Civil War Then and Now: Burnside’s Bridge 4 at Antietam
A “then and now” photograph of Burnside’s Bridge at Antietam National Battlefield, high on the hill west of Antietam Creek, looking east.
Originally opened in 1836, this tiny bridge near Sharpsburg, Maryland played a key role in the September 1862 Battle of Antietam during the American Civil War. My image was taken at approximately the same spot as the famous Civil War photographerAlexander Gardner, as he stood capturing one of the most iconic photos of the bridge (shown left above and first below).
The view that defending Confederate soldiers would have had as Union Major General Burnside’s troops attempted to cross the bridge. Burnside’s 12,000 men were held at bay by about 450 to 500 Georgians perched on these bluffs overlooking the bridge. Eventually the bridge was seized by General Burnside, after being delayed for several hours well beyond what had been expected. The tree sitting next to the bridge (not visible in Gardner’s photo) was in existence at the time of the battle and is known as the Burnside Sycamore “witness tree,” it now stands as a living memorial to the brave soldiers who fought here on that day.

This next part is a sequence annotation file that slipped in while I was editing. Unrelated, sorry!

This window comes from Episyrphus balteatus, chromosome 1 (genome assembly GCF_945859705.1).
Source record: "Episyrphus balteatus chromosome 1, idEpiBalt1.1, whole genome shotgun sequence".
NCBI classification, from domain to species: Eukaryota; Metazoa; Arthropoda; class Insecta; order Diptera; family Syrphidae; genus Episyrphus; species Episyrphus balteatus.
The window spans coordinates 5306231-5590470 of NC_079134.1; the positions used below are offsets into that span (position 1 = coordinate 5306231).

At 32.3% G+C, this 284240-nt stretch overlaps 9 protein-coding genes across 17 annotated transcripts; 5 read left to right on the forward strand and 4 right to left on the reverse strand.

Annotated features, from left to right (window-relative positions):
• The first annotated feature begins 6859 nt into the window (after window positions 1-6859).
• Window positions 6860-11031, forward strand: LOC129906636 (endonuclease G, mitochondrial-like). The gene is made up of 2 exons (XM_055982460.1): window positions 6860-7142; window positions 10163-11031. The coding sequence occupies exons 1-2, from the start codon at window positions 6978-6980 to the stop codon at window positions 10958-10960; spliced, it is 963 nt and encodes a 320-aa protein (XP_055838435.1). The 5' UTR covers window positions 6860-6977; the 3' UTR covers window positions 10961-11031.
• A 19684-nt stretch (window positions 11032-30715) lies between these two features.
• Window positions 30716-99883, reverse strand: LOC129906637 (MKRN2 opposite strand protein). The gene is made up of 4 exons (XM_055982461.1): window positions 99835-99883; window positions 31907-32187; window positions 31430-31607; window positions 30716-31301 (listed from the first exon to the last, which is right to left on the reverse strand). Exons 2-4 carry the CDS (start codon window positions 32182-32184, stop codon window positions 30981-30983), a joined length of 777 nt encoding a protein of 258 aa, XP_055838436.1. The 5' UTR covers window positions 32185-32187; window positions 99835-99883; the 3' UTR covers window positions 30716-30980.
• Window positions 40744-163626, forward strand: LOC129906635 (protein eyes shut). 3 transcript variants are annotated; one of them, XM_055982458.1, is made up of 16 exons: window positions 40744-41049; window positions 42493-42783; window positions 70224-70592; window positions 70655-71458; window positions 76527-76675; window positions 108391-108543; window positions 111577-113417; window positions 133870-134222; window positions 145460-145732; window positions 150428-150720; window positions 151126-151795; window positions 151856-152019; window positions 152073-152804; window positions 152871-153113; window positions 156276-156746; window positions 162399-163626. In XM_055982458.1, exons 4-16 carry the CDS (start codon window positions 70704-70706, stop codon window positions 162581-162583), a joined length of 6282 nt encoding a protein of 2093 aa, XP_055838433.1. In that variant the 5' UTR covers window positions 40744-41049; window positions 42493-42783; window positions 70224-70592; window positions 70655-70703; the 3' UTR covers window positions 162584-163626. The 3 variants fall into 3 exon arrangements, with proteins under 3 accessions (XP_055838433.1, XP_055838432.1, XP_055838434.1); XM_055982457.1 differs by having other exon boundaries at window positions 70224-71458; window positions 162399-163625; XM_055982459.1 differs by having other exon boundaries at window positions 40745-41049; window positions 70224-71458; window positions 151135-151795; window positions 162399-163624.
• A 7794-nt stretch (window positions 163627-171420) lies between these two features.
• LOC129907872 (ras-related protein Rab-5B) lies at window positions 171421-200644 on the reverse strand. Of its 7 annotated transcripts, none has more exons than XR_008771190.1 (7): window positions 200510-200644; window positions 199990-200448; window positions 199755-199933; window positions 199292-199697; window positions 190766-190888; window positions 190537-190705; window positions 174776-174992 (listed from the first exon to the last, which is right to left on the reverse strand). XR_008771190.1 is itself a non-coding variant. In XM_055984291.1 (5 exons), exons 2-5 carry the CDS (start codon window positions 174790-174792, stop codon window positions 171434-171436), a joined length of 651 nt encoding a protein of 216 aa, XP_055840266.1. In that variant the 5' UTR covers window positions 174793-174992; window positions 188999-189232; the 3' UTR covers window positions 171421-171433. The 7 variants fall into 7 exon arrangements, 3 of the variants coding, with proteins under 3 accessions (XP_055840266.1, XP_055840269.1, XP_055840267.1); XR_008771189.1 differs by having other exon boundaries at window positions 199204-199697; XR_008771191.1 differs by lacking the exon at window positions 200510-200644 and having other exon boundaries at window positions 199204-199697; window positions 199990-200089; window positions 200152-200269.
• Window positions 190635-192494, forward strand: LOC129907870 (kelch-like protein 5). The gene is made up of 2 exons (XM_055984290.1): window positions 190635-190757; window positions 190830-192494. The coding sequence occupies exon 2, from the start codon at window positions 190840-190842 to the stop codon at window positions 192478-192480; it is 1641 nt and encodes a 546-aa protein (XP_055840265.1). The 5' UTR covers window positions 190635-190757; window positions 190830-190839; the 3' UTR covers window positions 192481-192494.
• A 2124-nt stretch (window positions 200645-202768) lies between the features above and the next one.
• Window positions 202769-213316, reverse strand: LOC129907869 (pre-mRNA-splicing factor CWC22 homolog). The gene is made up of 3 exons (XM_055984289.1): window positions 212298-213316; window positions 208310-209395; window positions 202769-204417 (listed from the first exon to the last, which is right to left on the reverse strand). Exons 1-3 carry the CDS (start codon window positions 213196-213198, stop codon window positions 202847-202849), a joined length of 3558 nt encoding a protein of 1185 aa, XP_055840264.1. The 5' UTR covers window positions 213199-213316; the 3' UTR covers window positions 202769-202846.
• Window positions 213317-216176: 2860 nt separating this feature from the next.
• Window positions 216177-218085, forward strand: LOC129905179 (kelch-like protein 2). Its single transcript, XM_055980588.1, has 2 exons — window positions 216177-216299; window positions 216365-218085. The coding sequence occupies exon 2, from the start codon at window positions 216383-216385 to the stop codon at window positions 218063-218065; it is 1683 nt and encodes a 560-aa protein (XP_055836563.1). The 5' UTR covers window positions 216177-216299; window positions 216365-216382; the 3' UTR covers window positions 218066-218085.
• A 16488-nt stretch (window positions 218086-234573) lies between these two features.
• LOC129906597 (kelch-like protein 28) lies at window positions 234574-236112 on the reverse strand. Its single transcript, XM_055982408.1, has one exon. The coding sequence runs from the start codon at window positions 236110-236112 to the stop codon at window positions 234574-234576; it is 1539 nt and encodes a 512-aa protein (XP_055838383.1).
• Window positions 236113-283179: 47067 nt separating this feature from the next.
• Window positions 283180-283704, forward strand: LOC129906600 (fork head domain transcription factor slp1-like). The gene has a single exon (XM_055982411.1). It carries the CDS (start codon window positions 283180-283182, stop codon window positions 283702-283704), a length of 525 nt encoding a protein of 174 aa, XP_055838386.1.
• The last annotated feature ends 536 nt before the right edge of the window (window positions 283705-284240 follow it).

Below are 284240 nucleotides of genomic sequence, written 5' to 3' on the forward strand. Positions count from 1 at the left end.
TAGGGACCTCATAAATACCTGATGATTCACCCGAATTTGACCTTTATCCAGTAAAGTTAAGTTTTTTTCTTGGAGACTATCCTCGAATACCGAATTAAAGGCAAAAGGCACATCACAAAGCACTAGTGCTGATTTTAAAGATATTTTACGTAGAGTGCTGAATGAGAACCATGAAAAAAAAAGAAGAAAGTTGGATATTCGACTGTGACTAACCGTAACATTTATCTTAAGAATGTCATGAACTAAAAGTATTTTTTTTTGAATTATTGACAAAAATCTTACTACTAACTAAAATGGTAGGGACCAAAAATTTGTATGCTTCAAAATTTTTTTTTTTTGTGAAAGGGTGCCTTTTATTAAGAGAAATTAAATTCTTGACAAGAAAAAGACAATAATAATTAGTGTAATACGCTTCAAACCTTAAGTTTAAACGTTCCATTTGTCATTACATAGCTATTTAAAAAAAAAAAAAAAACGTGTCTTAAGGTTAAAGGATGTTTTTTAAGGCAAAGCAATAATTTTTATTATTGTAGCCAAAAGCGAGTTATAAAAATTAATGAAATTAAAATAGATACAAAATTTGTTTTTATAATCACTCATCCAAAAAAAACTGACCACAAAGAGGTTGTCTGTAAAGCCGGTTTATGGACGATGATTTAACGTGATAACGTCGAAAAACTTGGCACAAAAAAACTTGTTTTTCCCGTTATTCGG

Inspired by Gardner, a modern day view of Burnside’s Bridge from the east side of Antietam Creek, as seen from down on the water.
Did you know?
Burnside’s Bridge is one of the most photographed bridges of the Civil War.